Episode 9: The Plague of "Burn It Down" Partisanship with Princeton professor Julian Zelizer
Our current President and his party seem to be more interested in slandering their political opponents, propagating conspiracy theories, and fomenting division and distraction in our society, than in organizing a coherent response to the pandemic, the economic crisis, and other urgent problems that a competent and responsible government would address.Have our politics always operated this way? Is this "burn it down" partisanship the same on all sides? Is this just the way the "rough and tumble" of political conflict usually works?Our guest on this episode, Dr. Julian E. Zelizer, History professor at Princeton University and CNN commentator, refers to his new book, "Burning Down The House: Newt Gingrich, the Fall of a Speaker, and the Rise of the New Republican Party," to explain that this destructive trend in the GOP is relatively new and alarming. Zelizer traces the origin of this plague to the rise of Newt Gingrich in the 1980s and 1990s, and has clear and practical recommendations for what to do about it.https://history.princeton.edu/people/julian-e-zelizerhttps://www.cnn.com/profiles/julian-zelizerhttps://www.penguinrandomhouse.com/books/318517/burning-down-the-house-by-julian-e-zelizer/Host and Editor: L.M. Bogad: www.lmbogad.comMusic: Jason Montero https://m.soundcloud.com/jamoja, and by my other friend named JaySound effects clips from soundbible.comlogo by Bogad, with clip art from nicepng.com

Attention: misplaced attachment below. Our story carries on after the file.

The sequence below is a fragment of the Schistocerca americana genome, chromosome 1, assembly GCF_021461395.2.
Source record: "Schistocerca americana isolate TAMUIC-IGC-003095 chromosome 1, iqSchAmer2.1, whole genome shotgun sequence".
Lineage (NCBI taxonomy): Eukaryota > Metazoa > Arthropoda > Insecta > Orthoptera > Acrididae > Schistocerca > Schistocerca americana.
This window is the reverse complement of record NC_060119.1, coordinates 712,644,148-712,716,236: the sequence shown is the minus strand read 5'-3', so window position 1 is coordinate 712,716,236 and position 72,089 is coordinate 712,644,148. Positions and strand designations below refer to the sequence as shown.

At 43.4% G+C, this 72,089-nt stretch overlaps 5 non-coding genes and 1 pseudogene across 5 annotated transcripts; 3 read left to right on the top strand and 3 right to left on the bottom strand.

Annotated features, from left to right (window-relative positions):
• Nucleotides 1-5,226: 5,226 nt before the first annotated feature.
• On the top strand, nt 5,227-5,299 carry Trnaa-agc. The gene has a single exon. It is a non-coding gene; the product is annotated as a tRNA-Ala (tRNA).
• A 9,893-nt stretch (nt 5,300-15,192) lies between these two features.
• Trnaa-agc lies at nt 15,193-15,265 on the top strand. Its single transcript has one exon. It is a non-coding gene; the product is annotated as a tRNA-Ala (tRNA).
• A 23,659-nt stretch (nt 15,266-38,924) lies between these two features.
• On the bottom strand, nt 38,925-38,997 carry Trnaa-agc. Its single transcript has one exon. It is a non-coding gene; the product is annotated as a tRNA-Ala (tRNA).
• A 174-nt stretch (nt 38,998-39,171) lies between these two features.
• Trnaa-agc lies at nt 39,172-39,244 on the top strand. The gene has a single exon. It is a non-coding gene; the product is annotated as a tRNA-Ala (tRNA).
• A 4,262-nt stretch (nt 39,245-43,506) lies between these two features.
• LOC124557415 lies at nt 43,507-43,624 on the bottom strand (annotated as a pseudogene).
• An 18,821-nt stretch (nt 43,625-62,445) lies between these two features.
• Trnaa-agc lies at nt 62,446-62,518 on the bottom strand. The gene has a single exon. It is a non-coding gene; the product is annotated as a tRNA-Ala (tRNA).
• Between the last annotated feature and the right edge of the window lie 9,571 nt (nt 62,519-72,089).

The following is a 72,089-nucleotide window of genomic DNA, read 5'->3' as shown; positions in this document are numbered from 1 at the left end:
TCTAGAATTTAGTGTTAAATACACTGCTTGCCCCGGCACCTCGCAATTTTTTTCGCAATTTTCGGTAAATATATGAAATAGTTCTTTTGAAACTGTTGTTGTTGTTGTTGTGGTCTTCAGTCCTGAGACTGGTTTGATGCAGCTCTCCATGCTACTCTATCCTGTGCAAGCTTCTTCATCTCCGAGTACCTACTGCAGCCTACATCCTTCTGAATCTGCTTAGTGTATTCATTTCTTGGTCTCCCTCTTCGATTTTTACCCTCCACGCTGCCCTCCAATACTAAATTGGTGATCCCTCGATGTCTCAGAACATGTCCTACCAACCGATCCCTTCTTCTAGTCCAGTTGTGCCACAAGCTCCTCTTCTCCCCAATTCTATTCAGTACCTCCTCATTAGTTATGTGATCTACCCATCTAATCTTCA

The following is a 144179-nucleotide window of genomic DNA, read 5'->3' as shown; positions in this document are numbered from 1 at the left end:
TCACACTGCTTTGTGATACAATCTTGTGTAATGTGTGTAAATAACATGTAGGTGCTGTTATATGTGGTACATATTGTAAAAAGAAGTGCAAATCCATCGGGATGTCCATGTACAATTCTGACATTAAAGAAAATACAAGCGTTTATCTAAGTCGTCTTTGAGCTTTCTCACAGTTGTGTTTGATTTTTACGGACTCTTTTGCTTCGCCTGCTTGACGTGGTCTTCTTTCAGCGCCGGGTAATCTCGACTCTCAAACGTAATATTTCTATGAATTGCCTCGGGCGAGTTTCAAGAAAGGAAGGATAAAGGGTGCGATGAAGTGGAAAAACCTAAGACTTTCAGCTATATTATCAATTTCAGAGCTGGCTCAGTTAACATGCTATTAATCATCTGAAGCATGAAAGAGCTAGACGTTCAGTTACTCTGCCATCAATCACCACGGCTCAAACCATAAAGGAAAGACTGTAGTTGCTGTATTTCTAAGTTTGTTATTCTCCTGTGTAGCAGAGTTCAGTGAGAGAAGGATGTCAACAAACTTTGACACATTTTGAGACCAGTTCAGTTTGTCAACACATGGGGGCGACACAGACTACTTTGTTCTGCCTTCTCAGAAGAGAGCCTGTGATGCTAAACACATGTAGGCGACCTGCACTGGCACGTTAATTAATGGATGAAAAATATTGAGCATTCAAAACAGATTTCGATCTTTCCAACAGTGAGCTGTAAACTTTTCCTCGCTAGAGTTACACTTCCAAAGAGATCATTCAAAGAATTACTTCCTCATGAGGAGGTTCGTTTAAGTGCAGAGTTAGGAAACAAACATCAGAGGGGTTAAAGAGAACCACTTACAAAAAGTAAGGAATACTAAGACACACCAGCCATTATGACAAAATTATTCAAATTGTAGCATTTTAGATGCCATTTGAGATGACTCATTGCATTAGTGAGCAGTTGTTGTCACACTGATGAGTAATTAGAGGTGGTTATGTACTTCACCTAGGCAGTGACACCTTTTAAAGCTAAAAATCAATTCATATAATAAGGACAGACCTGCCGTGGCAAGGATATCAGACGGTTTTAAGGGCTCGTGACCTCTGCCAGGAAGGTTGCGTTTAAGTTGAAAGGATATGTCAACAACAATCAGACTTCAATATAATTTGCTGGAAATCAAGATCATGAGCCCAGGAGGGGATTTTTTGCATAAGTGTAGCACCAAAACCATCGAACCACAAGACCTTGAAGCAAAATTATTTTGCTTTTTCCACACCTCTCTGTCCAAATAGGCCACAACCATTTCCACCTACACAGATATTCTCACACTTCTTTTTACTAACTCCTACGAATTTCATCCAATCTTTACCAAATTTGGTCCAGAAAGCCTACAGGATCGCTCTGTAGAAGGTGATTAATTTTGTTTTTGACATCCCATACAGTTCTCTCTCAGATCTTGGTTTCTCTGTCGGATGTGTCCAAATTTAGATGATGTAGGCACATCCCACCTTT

Episode 8: The Plague of "There Is No Alternative" with Stephen Duncombe of the Center for Artistic Activism
We are in the middle of the biggest protest moment in the United States since 1968, and are confronted with the greatest wave of repressive violence in response from the authorities. What is the role of the radical imagination, and the idea of Utopia, for social movements at this major turning point in our history? And how do we overcome the deeply ingrained idea that "There Is No Alternative" to our current system? Stephen Duncombe has some powerful diagnoses and prescriptions on this episode of The Plague.http://www.stephenduncombe.com/https://c4aa.org/Host and Editor: L.M. Bogad: www.lmbogad.comMusic: Jason Montero https://m.soundcloud.com/jamoja, and by my other friend named JaySound effects clips from soundbible.comclip art from nicepng.com
Episode 7: The Plague of Worker Expendability with Sabiha Basrai and Ricardo Nuñez